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King Takpa *

When the king of Takpa was in power all his subjects visited him, gave him honours and paid their tithes. But the palace was also full of people seeking help or who were asking for alms; these the king sent away.

One day Legba and Fa travelled through the country and stopped to visit him. Once in his presence, the king asked the two visitors what was the reason for their call and Fa replied that he wanted to make a consultation. The sacrifices were to be a sheep, a guinea-fowl, a cock, a hen and a pigeon. Hearing this, the king put off the ceremony until later and so got rid of the strangers.

So they went on their way and came to a poor hut in the middle of the bush. It belonged to a wretched man called Kpadada, a farmer by trade.

This peasant had only one sheep, one hen and one guinea-fowl. But he received the strangers and gave them some food. As they wished to consult the Fa the poor man was obliged to give up everything he had as offerings. Legba made a long mound and sacrificed the animals there.

Some time afterwards a famine broke out in the country of the king of Takpa. In the peasant's region, however, the rain fell and farmers came from everywhere to buy food.

The kingdom was devastated by want and the king was abandoned by his subjects and wives. It was then that Legba and Fa made the visit they had promised the king in the past. Legba criticised him for his selfishness and overwhelming self confidence and told him that, in future, he should help his neighbours without ever having contempt for others. Kpadada was appointed as chief and continued to live in prosperity and happiness.


The prodigal youngest son *

There was a man who had four sons, three of them had the same mother and the fourth was the son of another woman. The man asked them one day what they would do later. The first said he would be a farmer, the second a trader, the third, a hunter. When questioned, the fourth said he would make charms for money and help men take vengeance. The father sent him away. He went and settled a long way from his village, but instead of doing evil he made very good medicines and spread happiness around him. Whilst carrying out this trade he also cultivated his fields. One day, as the first three brothers had decided to leave their father, the old man was left destitute without food or clothing.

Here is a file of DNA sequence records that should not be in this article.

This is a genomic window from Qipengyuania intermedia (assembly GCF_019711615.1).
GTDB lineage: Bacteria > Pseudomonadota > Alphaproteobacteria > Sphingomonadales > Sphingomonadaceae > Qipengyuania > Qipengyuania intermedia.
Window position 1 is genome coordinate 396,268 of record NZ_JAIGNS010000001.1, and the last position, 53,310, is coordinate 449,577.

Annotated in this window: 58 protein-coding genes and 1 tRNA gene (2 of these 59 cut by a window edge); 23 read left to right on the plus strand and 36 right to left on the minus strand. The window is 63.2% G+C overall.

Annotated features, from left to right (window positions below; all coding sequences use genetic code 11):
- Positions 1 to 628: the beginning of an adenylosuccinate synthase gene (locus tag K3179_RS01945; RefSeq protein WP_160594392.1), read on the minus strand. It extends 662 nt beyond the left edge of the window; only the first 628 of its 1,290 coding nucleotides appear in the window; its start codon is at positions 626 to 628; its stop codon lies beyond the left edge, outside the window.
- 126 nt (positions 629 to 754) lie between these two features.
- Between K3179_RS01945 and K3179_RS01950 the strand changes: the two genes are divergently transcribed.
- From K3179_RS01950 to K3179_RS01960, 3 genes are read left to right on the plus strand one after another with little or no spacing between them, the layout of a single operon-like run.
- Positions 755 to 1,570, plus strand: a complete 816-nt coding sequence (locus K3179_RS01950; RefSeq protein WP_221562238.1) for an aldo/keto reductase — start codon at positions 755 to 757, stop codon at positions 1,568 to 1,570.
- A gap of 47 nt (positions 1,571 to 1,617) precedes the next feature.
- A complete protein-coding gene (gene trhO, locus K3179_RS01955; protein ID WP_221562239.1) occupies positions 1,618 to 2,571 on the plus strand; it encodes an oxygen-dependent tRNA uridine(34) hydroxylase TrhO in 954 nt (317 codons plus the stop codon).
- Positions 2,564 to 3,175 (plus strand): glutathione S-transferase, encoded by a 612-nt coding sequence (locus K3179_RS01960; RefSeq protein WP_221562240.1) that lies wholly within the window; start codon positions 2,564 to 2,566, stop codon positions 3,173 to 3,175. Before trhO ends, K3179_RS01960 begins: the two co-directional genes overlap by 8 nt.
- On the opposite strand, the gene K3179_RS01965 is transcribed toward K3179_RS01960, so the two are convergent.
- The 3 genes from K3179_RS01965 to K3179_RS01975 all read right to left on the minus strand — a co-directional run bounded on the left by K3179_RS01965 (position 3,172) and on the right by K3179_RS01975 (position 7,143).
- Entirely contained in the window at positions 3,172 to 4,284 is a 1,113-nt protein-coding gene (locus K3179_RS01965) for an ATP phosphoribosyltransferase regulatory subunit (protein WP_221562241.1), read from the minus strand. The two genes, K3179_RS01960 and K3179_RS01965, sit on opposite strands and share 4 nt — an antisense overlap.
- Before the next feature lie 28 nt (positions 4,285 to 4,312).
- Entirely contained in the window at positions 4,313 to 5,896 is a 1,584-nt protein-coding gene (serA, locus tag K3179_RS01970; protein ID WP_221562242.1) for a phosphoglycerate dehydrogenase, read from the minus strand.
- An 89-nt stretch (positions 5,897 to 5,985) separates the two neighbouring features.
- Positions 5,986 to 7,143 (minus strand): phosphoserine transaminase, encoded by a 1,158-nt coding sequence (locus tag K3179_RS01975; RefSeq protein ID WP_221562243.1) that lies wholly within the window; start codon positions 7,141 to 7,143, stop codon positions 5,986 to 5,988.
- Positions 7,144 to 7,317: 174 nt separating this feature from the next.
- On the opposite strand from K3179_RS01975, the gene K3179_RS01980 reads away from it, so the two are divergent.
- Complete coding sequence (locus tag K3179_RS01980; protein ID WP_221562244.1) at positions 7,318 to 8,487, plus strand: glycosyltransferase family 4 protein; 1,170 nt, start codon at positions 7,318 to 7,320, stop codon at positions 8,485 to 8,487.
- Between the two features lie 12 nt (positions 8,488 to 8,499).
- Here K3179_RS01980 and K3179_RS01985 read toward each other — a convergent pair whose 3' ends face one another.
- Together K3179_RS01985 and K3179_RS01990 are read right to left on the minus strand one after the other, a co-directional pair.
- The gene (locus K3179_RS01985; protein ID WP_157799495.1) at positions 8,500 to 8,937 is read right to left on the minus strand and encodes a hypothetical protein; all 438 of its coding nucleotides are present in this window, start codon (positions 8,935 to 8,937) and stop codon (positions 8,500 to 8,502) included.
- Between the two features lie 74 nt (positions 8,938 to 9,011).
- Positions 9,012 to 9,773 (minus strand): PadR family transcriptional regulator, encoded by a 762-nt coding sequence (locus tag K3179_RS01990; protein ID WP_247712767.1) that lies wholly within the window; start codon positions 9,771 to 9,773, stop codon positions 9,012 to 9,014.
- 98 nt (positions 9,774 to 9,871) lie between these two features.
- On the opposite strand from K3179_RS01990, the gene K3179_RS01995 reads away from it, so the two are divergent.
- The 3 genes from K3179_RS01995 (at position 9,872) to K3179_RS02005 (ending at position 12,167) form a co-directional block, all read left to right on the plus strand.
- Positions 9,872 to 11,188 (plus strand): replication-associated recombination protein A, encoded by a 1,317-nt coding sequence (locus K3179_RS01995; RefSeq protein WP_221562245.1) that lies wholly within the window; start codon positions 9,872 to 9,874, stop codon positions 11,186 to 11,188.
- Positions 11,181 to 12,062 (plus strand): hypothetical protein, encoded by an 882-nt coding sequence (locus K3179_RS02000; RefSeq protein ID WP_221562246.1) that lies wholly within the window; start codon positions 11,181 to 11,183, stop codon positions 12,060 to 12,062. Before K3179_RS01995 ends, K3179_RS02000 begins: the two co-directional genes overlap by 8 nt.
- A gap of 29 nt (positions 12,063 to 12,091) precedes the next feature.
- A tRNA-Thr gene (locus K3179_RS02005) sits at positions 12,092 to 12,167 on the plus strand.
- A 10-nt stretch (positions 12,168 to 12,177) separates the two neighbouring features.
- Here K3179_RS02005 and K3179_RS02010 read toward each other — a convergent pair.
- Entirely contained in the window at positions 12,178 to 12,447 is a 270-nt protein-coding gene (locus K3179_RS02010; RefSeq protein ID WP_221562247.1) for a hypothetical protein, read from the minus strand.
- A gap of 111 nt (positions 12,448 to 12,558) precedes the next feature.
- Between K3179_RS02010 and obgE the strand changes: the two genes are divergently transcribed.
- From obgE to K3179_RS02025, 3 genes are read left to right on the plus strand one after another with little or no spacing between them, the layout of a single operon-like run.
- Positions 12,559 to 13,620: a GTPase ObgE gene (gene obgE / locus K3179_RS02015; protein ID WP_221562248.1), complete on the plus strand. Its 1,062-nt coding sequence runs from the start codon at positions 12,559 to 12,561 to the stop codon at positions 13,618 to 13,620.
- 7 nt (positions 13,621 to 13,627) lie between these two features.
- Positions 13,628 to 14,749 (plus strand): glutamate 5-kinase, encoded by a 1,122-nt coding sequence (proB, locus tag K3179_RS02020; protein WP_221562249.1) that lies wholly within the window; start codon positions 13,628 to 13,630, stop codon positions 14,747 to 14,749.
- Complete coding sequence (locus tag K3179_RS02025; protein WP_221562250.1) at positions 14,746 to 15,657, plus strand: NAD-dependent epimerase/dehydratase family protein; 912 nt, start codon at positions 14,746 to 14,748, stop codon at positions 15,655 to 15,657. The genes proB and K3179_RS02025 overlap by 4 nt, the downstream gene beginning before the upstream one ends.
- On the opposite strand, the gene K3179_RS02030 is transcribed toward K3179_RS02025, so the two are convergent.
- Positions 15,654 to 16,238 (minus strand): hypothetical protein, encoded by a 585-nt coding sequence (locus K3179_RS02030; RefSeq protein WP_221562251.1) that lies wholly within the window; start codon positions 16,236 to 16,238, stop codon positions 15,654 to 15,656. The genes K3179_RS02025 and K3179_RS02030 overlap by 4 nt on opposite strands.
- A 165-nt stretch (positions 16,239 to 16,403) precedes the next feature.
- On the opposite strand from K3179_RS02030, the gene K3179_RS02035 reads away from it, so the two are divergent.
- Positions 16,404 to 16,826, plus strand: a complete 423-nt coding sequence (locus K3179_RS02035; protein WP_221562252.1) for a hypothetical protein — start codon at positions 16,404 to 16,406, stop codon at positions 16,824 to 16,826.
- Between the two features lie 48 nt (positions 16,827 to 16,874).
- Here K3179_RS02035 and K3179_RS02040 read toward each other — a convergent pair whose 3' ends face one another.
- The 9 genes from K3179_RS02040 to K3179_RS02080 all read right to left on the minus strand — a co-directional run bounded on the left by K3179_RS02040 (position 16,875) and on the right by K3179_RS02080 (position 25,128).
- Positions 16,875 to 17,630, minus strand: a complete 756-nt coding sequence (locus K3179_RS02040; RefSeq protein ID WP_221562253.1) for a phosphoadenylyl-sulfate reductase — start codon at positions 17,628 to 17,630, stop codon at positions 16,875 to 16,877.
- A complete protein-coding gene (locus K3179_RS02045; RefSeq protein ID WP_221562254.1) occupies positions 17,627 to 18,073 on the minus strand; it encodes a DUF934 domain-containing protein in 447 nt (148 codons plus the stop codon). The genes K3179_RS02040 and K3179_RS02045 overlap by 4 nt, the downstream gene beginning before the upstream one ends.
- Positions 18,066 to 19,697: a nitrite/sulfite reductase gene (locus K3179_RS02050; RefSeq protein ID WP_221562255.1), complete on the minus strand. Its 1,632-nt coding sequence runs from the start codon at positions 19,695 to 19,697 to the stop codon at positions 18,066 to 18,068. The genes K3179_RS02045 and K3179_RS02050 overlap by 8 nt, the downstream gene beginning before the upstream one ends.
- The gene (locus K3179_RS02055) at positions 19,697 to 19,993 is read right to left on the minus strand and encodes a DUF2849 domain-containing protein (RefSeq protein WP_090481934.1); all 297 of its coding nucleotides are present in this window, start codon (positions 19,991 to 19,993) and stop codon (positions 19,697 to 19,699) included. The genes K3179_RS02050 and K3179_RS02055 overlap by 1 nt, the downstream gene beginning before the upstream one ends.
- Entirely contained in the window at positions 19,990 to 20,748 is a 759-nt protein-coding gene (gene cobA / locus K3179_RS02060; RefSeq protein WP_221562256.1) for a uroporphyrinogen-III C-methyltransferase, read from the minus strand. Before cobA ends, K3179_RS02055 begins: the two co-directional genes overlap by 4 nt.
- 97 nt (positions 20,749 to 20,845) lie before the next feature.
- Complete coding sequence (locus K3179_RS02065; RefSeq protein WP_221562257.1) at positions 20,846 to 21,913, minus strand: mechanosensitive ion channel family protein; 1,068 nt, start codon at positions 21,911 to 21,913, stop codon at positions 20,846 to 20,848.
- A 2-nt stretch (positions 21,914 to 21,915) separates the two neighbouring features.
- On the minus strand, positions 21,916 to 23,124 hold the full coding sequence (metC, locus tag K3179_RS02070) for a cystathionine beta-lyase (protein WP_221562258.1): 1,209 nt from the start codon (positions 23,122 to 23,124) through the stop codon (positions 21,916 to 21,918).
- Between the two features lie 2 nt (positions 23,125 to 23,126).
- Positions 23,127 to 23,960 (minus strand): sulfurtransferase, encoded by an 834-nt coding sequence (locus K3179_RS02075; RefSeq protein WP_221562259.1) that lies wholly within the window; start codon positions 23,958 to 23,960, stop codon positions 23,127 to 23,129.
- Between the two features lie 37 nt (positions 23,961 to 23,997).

He went off to find his youngest son and saw he was very prosperous with lots of money and a magnificent house. Struck by his father's misery, the fourth son went back to his father's house. Then he brought along his friends who, happy, in turn, to be able to help, worked in the fields and on the house of the old father.

The old man could once again live comfortably and found happiness with the son he had chased away. All this goes to show that happiness is not the work of one person only, but that it is by helping others that all, in turn, will try to provide it.


Song *

A warrior has no fear of war,
Here I am I've come to see Zoha.
Will you let me pass ?
My companions join me
In greeting you.
If the monkey loses his balance in a tree,
His brothers come to help him.
We are struck with the same misfortune ,
That afflicts our friend Zoha.
When our friend left for Agouna,
His mother was in good health.
On the morning after his journey he learned
Of his mother's death and had to retrace his steps;
Zoha, if you are the shroud, we, your friends
Are the coffin.


The punctured jar *

Bas-relief : Guézo's punctured jar

The jar full of holes contains the liquid which will make the country happy. If all the children together happened to stop the holes with their fingers, the liquid would not flow and the country would be saved. (King Guézo)



The chameleon found three rings at the top of a bombax: "I believed they were of precious metal, whereas they were of copper".


* in Abdou Serpos Tidjani et al., 1998, Contes et Proverbes du Bénin : l'entraide dans la littérature orale béninoise, Editions Nouvelles du Sud.

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